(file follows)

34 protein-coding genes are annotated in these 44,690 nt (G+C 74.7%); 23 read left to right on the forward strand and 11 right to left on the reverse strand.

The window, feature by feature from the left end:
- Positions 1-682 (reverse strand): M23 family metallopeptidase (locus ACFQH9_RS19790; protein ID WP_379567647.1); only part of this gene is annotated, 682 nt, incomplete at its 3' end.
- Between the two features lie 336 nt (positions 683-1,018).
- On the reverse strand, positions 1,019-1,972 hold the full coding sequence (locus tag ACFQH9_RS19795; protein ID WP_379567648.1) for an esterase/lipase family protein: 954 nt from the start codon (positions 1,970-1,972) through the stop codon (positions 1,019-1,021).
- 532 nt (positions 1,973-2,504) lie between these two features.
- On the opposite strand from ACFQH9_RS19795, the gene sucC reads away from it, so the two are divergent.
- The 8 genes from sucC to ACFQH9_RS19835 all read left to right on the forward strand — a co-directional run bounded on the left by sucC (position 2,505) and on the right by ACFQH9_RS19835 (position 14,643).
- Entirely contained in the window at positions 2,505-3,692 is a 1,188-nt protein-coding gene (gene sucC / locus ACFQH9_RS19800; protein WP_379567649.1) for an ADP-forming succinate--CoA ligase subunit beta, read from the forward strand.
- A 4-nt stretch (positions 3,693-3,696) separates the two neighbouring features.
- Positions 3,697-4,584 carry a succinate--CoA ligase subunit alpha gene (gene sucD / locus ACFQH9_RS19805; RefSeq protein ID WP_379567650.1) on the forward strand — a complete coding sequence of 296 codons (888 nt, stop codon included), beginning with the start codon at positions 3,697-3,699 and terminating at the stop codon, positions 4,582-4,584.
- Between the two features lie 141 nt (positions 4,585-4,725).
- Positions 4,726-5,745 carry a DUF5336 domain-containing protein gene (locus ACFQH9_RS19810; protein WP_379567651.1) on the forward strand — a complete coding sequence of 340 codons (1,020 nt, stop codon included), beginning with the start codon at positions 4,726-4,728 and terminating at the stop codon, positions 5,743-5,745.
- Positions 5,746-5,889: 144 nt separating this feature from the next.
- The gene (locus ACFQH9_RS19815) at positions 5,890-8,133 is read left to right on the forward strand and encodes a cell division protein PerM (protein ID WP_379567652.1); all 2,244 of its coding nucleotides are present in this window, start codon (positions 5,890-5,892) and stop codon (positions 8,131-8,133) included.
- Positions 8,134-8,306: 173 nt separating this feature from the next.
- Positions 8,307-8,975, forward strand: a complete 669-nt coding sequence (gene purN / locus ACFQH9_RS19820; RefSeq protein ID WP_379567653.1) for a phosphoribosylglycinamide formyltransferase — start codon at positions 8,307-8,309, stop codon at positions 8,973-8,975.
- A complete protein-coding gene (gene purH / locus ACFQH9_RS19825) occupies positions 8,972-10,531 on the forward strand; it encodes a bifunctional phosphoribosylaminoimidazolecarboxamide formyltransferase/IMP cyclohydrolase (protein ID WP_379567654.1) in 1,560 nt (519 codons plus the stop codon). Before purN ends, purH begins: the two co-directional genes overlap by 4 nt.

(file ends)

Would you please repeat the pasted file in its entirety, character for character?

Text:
34 protein-coding genes are annotated in these 44,690 nt (G+C 74.7%); 23 read left to right on the forward strand and 11 right to left on the reverse strand.

The window, feature by feature from the left end:
- Positions 1-682 (reverse strand): M23 family metallopeptidase (locus ACFQH9_RS19790; protein ID WP_379567647.1); only part of this gene is annotated, 682 nt, incomplete at its 3' end.
- Between the two features lie 336 nt (positions 683-1,018).
- On the reverse strand, positions 1,019-1,972 hold the full coding sequence (locus tag ACFQH9_RS19795; protein ID WP_379567648.1) for an esterase/lipase family protein: 954 nt from the start codon (positions 1,970-1,972) through the stop codon (positions 1,019-1,021).
- 532 nt (positions 1,973-2,504) lie between these two features.
- On the opposite strand from ACFQH9_RS19795, the gene sucC reads away from it, so the two are divergent.
- The 8 genes from sucC to ACFQH9_RS19835 all read left to right on the forward strand — a co-directional run bounded on the left by sucC (position 2,505) and on the right by ACFQH9_RS19835 (position 14,643).
- Entirely contained in the window at positions 2,505-3,692 is a 1,188-nt protein-coding gene (gene sucC / locus ACFQH9_RS19800; protein WP_379567649.1) for an ADP-forming succinate--CoA ligase subunit beta, read from the forward strand.
- A 4-nt stretch (positions 3,693-3,696) separates the two neighbouring features.
- Positions 3,697-4,584 carry a succinate--CoA ligase subunit alpha gene (gene sucD / locus ACFQH9_RS19805; RefSeq protein ID WP_379567650.1) on the forward strand — a complete coding sequence of 296 codons (888 nt, stop codon included), beginning with the start codon at positions 3,697-3,699 and terminating at the stop codon, positions 4,582-4,584.
- Between the two features lie 141 nt (positions 4,585-4,725).
- Positions 4,726-5,745 carry a DUF5336 domain-containing protein gene (locus ACFQH9_RS19810; protein WP_379567651.1) on the forward strand — a complete coding sequence of 340 codons (1,020 nt, stop codon included), beginning with the start codon at positions 4,726-4,728 and terminating at the stop codon, positions 5,743-5,745.
- Positions 5,746-5,889: 144 nt separating this feature from the next.
- The gene (locus ACFQH9_RS19815) at positions 5,890-8,133 is read left to right on the forward strand and encodes a cell division protein PerM (protein ID WP_379567652.1); all 2,244 of its coding nucleotides are present in this window, start codon (positions 5,890-5,892) and stop codon (positions 8,131-8,133) included.
- Positions 8,134-8,306: 173 nt separating this feature from the next.
- Positions 8,307-8,975, forward strand: a complete 669-nt coding sequence (gene purN / locus ACFQH9_RS19820; RefSeq protein ID WP_379567653.1) for a phosphoribosylglycinamide formyltransferase — start codon at positions 8,307-8,309, stop codon at positions 8,973-8,975.
- A complete protein-coding gene (gene purH / locus ACFQH9_RS19825) occupies positions 8,972-10,531 on the forward strand; it encodes a bifunctional phosphoribosylaminoimidazolecarboxamide formyltransferase/IMP cyclohydrolase (protein ID WP_379567654.1) in 1,560 nt (519 codons plus the stop codon). Before purN ends, purH begins: the two co-directional genes overlap by 4 nt.